As a radiologist we have a guiding principle that is almost a mantra, an amendment to the Hippocratic oath, ALARA. Radiologists are trained to keep radiation exposure As Low As Reasonably Achievable (ALARA). To achieve ALARA a radiologist must always be cognizant of time, distance, and shielding. The goal being to minimize exposure time, maximize distance between the radiation source and humans, and create barriers with lead aprons, thyroid shields, and lined walls in X-ray rooms, etc. In very simplistic terms X-ray beams can be controlled by adjusting the mA and kV. High mA is higher dose with crisp images. Low mA is lower dose with grainy images. High kV allows better penetration through soft tissues, but can decrease the image contrast. Low kV has less dose and more contrast, which is not a problem unless the patient is overweight, muscular, broad shouldered, or “big-boned.” The easiest way to explain how to reduce radiation exposure in medical imaging is by talking about each imaging modality.
Let’s begin with X-ray, the founding modality of my specialty. Most X-ray equipment have automatic sensors to detect the patient size and adjust the mA and kV settings accordingly. These work okay, but radiology is an art from taking the picture to analyzing the image. Many times, technologists select their own settings obtaining better quality images than the automated software. Aside from these settings, the best way to limit X-ray exposure is by reducing radiation dose. I only see the images sent to me. A good technologist can get a great image the first time. Additional X-rays add exposure, so getting the picture right the first time counts. Again, image count adds dose. If a clinical question can be answered with 2 or 3 views of the lumbar spine, then a 5 or 7 view series is not necessary. I’m sorry but I’m going to lump mammography in here. It is specialized X-ray and federally regulated. Mammography will be tackled in a future multi-part series.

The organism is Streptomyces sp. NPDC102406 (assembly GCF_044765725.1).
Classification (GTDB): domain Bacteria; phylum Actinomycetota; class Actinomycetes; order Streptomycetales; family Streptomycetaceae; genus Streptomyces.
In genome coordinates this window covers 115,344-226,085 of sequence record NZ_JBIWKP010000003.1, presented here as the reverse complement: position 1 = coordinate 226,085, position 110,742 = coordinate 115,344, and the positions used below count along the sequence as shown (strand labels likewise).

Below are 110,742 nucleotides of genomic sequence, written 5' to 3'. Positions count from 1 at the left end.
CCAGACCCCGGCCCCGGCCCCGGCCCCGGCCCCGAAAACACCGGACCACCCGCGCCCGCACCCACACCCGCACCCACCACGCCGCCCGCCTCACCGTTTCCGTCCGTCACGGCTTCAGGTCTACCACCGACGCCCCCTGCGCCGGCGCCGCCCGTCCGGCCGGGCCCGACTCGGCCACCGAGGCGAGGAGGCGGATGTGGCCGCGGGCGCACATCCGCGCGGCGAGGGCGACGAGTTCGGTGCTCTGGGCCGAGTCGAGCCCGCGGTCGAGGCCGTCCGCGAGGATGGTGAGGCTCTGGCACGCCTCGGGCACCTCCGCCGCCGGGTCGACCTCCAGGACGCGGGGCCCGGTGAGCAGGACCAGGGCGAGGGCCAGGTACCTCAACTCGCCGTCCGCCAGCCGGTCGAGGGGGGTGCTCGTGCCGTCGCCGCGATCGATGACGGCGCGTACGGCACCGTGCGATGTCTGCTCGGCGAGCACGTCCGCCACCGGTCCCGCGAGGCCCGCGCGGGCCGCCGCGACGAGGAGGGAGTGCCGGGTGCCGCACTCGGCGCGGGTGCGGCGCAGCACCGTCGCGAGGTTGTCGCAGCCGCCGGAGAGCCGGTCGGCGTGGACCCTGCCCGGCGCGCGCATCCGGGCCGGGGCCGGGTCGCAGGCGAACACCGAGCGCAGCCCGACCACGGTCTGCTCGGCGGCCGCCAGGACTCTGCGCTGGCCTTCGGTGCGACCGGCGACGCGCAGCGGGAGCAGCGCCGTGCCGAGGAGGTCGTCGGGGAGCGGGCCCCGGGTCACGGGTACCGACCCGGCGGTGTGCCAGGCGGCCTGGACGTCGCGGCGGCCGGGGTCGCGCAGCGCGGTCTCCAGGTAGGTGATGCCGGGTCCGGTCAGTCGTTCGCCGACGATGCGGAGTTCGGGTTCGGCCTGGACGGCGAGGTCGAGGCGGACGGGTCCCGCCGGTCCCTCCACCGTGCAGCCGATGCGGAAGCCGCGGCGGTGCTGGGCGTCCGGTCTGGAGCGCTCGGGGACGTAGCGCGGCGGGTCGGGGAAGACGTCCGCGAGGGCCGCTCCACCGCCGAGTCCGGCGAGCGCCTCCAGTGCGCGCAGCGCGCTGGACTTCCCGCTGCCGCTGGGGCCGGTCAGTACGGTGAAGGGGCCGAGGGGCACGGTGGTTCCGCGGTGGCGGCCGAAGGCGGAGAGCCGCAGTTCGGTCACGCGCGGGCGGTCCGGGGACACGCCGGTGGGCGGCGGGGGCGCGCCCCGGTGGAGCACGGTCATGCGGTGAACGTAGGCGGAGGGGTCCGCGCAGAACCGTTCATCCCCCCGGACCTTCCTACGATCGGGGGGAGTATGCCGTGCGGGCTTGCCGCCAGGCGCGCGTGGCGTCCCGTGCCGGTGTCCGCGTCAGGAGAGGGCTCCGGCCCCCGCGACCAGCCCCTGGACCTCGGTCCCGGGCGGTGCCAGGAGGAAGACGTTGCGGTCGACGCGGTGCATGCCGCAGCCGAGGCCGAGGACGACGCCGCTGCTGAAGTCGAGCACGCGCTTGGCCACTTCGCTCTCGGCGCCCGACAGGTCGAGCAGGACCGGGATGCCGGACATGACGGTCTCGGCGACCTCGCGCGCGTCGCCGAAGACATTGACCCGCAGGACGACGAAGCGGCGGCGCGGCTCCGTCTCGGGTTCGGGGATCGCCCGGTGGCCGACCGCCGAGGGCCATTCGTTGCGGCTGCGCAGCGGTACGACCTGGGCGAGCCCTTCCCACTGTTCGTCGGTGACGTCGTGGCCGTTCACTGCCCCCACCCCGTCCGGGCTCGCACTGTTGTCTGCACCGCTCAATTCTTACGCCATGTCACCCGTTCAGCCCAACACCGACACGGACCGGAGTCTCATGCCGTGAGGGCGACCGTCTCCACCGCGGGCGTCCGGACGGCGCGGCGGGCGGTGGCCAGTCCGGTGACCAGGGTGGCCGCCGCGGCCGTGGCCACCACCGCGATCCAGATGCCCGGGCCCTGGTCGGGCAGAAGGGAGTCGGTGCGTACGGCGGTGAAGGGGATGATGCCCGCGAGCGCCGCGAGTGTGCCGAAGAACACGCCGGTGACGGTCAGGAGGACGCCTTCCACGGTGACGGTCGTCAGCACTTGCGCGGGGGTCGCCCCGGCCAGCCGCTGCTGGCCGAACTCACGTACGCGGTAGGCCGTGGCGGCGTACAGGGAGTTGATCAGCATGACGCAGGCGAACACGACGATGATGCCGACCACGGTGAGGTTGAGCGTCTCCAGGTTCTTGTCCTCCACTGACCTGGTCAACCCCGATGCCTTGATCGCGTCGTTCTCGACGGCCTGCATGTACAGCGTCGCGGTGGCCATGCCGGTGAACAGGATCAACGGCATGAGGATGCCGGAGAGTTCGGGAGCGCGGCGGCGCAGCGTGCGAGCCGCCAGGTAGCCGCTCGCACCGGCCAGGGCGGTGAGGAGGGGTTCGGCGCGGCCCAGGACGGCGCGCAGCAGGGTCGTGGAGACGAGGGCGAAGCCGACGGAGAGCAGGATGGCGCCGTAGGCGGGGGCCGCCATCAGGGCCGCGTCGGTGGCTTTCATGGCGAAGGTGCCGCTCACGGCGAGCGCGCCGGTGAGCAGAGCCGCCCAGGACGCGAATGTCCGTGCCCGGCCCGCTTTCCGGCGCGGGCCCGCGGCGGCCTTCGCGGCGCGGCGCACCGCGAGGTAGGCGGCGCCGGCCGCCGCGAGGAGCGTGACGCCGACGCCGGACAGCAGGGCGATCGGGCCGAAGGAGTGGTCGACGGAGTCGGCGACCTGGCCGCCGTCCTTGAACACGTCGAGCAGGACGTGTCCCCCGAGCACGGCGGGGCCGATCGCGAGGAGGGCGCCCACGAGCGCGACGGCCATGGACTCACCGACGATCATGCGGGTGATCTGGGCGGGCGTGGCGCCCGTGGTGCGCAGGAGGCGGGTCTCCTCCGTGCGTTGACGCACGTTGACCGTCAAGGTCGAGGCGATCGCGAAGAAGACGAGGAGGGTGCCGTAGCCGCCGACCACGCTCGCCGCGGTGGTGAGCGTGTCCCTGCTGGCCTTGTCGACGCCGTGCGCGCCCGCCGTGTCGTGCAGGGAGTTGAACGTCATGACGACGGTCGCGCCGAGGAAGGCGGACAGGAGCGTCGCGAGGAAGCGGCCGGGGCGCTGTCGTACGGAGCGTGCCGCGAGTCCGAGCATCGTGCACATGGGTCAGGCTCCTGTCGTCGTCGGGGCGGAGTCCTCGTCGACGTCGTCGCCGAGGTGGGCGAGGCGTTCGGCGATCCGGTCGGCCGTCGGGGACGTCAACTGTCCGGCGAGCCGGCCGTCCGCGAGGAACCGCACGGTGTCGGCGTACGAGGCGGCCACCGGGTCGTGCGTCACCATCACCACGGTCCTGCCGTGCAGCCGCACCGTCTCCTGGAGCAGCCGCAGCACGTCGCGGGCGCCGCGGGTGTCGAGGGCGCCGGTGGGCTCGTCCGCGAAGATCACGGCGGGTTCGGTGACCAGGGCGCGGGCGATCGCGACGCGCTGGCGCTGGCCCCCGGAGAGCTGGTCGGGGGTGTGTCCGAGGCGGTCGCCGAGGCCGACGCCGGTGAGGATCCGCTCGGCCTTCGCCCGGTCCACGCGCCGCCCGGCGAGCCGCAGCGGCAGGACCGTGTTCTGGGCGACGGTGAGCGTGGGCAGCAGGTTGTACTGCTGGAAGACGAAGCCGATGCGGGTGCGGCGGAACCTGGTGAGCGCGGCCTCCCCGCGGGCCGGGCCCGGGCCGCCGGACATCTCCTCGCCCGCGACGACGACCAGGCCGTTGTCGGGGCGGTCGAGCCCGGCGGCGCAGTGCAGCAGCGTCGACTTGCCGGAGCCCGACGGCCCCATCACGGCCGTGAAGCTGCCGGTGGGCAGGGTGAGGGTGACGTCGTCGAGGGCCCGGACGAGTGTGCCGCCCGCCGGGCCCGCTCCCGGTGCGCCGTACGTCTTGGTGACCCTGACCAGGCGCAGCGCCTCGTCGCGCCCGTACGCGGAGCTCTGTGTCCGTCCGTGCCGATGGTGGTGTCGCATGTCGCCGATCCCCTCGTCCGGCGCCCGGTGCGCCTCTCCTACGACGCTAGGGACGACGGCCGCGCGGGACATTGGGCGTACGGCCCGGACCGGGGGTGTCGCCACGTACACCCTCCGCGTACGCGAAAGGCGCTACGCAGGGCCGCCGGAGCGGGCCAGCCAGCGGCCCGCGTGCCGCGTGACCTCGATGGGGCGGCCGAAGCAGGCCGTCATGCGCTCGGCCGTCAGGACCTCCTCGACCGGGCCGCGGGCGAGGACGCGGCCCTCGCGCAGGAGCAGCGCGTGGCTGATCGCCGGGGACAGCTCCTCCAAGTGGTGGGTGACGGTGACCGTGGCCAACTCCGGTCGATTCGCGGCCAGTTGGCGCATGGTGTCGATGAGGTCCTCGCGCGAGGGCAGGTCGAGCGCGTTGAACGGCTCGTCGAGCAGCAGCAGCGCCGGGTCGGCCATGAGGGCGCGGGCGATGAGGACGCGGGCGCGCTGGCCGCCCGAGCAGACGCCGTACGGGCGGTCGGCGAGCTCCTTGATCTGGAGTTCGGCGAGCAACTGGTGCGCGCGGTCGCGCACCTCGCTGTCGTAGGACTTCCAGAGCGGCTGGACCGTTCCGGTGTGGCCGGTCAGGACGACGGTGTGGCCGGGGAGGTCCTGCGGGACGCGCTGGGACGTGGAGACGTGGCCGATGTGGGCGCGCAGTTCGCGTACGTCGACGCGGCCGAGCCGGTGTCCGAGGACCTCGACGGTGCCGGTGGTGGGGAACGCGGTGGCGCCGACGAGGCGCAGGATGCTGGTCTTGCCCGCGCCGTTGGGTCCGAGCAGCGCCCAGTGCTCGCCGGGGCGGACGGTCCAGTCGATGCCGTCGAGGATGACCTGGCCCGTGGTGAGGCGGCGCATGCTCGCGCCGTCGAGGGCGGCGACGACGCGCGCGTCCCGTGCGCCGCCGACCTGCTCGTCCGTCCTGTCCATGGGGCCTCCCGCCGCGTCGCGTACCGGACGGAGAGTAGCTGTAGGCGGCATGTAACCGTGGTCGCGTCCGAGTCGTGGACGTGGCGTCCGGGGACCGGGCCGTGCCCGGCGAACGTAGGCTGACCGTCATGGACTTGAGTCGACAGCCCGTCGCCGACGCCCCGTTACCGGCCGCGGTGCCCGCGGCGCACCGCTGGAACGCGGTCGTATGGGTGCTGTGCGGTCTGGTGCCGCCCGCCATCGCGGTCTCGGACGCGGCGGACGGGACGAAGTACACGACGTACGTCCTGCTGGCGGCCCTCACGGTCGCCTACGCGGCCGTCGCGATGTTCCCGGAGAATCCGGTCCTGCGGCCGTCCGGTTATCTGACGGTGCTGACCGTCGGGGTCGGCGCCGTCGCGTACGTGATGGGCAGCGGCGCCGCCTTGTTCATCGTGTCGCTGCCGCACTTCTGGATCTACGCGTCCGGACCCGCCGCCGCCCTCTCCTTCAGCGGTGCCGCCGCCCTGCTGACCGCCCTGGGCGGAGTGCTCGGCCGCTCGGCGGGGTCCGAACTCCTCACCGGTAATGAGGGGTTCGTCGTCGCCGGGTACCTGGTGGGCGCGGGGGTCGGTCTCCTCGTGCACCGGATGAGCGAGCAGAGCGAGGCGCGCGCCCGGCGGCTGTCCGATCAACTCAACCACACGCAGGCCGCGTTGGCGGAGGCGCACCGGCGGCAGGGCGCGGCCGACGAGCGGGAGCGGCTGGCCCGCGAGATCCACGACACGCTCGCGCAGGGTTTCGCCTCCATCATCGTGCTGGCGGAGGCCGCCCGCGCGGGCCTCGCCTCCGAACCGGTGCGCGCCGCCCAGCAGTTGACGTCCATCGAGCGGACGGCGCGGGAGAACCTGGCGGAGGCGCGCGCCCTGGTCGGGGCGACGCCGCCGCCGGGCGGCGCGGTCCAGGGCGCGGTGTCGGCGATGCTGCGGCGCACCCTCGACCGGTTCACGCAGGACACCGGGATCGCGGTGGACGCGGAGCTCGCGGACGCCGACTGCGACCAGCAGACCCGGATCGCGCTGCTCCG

Fluoroscopy is basically low dose real-time X-ray. This modality is used for dynamic imaging. Diagnostic radiologists perform barium exams (esophagram, Upper GI series, Barium enema),joint injections for MR arthrograms, and lumbar punctures most commonly. A good radiologist can perform their exams quickly and efficiently. By far, the vast majority of my time in the fluoroscopy suite is spent first introducing myself to the patient, explaining the procedure, drawing up any necessary medication, and making any adjustments I need to adequately position myself and the patient for a successful procedure. Preparation is key and will decrease procedure time and consequently dose. There is a setting for a radiologist to control dose by adjusting the frame rate, usually anywhere between 1 and 8 frames per second (time). When a patient is on the fluoroscopy table the source is under the table with the movable part on top called the tower containing an image intensifier that is the receiver. The closer the receiver is to the patient, the better the image. The further away the more the machine will try to compensate by increasing radiation dose (distance). Lastly, the machine has lead panels that can come in from the tops and sides to crop the image into portrait, landscape, or a smaller square providing a barrier (shielding).